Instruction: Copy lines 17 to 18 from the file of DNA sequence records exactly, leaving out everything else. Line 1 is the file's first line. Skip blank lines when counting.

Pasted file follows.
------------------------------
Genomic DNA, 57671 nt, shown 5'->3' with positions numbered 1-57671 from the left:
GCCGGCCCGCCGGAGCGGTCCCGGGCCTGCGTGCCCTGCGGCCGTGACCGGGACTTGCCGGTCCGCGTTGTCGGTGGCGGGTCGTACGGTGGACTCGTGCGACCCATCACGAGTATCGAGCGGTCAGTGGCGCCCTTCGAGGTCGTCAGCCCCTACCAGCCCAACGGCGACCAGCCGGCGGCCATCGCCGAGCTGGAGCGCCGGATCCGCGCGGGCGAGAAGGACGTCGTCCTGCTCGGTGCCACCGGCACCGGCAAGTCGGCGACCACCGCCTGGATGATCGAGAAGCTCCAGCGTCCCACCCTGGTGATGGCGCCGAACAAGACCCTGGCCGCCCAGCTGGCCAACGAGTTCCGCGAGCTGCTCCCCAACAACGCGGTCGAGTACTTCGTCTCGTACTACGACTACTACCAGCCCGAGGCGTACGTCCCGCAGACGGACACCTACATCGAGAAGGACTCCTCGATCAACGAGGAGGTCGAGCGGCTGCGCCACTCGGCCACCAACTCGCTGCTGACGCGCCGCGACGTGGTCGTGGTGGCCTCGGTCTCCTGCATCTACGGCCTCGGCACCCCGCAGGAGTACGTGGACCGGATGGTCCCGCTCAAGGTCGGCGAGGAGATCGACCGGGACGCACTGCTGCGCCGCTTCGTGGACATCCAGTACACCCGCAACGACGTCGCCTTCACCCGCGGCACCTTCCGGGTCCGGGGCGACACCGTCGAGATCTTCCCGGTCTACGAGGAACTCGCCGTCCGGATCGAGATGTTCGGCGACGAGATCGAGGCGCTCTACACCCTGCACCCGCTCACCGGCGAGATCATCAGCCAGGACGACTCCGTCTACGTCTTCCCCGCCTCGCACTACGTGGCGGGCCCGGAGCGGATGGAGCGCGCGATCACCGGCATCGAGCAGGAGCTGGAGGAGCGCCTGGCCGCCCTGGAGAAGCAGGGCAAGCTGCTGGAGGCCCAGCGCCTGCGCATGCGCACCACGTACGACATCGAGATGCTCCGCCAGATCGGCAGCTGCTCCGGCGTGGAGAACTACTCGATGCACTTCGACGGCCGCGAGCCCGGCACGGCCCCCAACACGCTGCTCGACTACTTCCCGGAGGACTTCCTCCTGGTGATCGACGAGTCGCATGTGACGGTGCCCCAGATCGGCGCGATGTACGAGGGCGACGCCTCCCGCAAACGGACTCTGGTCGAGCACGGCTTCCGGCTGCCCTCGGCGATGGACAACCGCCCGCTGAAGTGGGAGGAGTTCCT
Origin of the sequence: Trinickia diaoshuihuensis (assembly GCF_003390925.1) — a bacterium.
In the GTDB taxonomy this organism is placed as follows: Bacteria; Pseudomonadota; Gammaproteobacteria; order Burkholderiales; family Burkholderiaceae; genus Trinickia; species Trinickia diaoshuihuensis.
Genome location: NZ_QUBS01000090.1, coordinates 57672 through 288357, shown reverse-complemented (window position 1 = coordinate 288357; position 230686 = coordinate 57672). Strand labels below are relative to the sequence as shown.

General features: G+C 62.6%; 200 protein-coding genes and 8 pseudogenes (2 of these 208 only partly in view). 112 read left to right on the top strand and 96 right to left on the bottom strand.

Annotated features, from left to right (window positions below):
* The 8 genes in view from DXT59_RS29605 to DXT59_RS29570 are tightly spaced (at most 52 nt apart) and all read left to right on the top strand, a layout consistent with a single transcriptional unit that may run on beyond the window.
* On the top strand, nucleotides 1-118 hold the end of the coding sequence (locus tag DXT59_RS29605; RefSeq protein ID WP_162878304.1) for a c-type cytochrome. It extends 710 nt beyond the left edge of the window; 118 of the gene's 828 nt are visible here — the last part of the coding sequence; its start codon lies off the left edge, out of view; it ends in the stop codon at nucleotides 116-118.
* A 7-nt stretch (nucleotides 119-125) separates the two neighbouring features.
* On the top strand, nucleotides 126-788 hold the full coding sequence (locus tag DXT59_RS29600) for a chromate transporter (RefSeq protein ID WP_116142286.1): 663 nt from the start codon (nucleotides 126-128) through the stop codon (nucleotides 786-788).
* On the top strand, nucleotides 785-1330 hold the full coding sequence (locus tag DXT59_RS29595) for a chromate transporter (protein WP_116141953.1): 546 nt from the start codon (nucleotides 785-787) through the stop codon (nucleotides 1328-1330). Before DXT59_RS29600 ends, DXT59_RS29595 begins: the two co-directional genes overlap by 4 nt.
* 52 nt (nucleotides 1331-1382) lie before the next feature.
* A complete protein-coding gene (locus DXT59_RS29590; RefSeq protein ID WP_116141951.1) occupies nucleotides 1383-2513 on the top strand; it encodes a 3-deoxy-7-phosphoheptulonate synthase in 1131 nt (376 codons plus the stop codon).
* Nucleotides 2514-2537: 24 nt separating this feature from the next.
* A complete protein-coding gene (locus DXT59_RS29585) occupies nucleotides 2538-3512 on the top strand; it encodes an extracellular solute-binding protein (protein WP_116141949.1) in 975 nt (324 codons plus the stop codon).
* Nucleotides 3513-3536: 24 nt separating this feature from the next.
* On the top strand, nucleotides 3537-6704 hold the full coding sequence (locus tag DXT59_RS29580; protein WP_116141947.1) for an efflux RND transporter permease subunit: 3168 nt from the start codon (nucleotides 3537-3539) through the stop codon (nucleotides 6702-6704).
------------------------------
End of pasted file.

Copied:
* Nucleotides 3513-3536: 24 nt separating this feature from the next.
* On the top strand, nucleotides 3537-6704 hold the full coding sequence (locus tag DXT59_RS29580; protein WP_116141947.1) for an efflux RND transporter permease subunit: 3168 nt from the start codon (nucleotides 3537-3539) through the stop codon (nucleotides 6702-6704).